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    Darien Marijuana DUI Lawyer

    An individual can still be charged for a marijuana DUI like they would for a normal drug DUI. An experienced defense attorney would take the defendant through the Court process and make sure that strategically and procedurally all the right steps are taken.

    Are There Any Drug Laws in Darien?

    There are two different laws. There is marijuana DUI (the same statute as the normal DUI) and then there is a violation law. Meaning, possession of a small amount of marijuana is not a true crime if someone is being charged for less than half an ounce of marijuana. If a person has between half an ounce and four ounces, that is a misdemeanor. If the person has more than that, it is a felony. There is a whole range of charges, and all of it is dependent upon the amount of marijuana the person has in their possession.

    Role of Marijuana Decriminalization

    A small amount of marijuana is not a crime, but is a violation. Even though possession laws are no longer criminal, in some cases, driving under the influence is still criminal. It is still the same DUI charge, regardless of whether the person only had a small amount of marijuana on them.

    Impact of Marijuana Legalization

    It does not mitigate a drug DUI charge at all. It is not a defense. If anything, the Darien Police are probably more on the lookout for clues that someone might be under the influence of marijuana when they are driving.

    This would fall under the Connecticut DUI §14-227a. If the person still has marijuana on them, it may be coupled with a possession of marijuana charge, depending on the amount. The charge could be a misdemeanor, felony or a violation ticket.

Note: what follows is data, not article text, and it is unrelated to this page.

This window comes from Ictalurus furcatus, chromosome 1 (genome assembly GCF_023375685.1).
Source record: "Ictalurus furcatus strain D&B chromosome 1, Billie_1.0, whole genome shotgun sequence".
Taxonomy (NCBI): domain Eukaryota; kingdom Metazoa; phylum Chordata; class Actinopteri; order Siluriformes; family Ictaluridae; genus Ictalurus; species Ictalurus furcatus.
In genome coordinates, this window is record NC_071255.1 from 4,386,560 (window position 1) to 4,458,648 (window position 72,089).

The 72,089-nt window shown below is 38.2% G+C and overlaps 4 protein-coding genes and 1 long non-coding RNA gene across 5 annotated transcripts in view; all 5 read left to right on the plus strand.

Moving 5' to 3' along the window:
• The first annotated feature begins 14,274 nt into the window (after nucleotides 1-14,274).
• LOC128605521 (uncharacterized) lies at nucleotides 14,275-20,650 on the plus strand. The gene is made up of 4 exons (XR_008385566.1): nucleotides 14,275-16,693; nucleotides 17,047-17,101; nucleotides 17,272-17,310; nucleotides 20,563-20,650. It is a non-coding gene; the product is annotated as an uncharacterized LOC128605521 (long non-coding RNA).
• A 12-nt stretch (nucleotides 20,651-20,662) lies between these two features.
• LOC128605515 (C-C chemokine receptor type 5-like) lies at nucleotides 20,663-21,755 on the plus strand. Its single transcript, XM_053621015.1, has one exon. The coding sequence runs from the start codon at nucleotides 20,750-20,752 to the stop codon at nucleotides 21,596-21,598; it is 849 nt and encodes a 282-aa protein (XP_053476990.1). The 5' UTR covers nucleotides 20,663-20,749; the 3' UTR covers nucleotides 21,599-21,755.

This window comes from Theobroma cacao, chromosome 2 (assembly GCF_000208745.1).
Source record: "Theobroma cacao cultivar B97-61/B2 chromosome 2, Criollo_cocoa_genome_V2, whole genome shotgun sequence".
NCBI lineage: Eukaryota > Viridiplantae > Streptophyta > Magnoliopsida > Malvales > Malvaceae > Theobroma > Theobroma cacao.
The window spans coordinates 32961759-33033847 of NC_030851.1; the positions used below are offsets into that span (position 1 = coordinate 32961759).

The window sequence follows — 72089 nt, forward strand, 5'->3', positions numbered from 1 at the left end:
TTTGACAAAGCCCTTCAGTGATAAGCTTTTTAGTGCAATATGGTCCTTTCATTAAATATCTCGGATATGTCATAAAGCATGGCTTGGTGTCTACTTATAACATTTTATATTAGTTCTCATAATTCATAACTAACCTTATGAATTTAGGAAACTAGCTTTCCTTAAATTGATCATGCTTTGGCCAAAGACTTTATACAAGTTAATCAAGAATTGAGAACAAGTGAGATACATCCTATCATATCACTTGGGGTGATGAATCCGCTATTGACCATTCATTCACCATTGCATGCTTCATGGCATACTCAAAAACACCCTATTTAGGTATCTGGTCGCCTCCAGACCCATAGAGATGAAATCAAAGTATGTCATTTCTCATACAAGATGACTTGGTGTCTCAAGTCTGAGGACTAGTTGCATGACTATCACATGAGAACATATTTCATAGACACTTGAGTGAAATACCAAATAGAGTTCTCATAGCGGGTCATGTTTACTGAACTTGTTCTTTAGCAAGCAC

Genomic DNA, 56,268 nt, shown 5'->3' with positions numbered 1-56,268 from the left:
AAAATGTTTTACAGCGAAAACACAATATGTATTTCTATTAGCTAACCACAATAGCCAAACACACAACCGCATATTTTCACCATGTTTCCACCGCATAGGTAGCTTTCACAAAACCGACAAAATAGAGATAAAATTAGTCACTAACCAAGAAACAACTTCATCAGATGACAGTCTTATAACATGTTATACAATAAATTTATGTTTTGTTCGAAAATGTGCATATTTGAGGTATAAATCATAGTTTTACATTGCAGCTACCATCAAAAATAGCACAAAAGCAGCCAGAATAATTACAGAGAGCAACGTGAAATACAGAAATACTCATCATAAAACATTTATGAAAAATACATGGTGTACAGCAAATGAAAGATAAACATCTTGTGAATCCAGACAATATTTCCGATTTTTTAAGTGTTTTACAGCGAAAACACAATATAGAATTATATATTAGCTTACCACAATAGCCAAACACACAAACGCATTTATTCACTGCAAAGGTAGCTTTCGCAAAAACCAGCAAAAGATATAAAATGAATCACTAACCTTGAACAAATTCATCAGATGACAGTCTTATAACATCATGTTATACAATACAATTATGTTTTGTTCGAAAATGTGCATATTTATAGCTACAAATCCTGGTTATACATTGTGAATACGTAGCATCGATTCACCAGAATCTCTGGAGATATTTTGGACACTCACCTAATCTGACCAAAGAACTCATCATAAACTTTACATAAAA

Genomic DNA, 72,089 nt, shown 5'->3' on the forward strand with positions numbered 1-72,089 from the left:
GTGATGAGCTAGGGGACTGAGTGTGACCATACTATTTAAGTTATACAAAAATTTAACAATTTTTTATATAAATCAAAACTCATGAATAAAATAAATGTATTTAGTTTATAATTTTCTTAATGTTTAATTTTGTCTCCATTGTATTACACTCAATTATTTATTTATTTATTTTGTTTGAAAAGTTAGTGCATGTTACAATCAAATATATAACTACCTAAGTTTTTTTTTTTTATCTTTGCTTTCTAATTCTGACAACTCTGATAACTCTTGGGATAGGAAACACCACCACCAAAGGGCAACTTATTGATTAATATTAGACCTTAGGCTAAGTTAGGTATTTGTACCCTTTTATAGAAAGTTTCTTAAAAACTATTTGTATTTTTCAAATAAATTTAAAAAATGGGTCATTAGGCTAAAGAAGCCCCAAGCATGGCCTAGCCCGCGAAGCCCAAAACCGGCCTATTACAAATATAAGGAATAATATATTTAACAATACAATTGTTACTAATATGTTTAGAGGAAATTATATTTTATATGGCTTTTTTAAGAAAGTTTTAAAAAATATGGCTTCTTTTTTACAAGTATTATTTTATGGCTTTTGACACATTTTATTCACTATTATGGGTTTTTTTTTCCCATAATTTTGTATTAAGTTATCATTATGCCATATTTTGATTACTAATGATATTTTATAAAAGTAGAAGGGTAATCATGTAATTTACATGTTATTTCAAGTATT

What Are The Penalties For Marijuana DUIs?

    For the first arrest, the person might be eligible for a Pre-Trial Program. In Connecticut, it is a Diversionary Program called the Pre-Trial Alcohol Education Program. It is meant for DUIs, but people that are charged with drug DUIs could be eligible for that program as well. Often the defense attorney will argue as to why the person, with their first arrest, should get that program.

    If the defendant has already used the Pre-Trial Alcohol Education Program program they are ineligible, and would likely have to plea to a first time DUI, and they could face up to six months in jail, up to two years of probation, and a fine of $500 to $1,000. During the probationary period, the defendant usually participates in community service. If they do not want to participate with community service, they will have to do a mandatory two days minimum in jail.

    Difference to Alcohol Cases

    The difference between marijuana DUI cases and alcohol cases is what the State has to prove. Urine, blood, alcohol and breathalyzer tests can be used as proof. The charge relies on the proof because a Prosecutor is trying to prove that someone is impaired, or possibly had a Blood Alcohol Content (“BAC”) of a 0.08. In a marijuana DUI case, there is no specific number that the State has to prove. The State is just looking at different kinds of evidence.

    Often in marijuana cases, evidence is based on the Police Officer’s, or any other witnesses’, observation that the person in question is impaired. Most of the time it ends up being more scientific because a medical professional or toxicologist is necessary to present evidence as to what those marijuana levels mean. It is not as common knowledge as the 0.08 threshold as on alcohol-based case.

    Role of the Prosecution

    The prosecution will need to prove that the person operated the motor vehicle. In Connecticut, that could be something as simple putting the key in the ignition. They also need to prove that someone was impaired by drugs.

    Importance of Hiring a Lawyer

    Because marijuana is a lot different than alcohol, it may be critical to retain an experienced defense attorney who has defended marijuana DUIs before. An experienced defense attorney has likely consulted previously with the toxicologist and understands the strengths and weaknesses of the tests and reports. Hiring an attorney can ensure you have a strong case before beginning trial.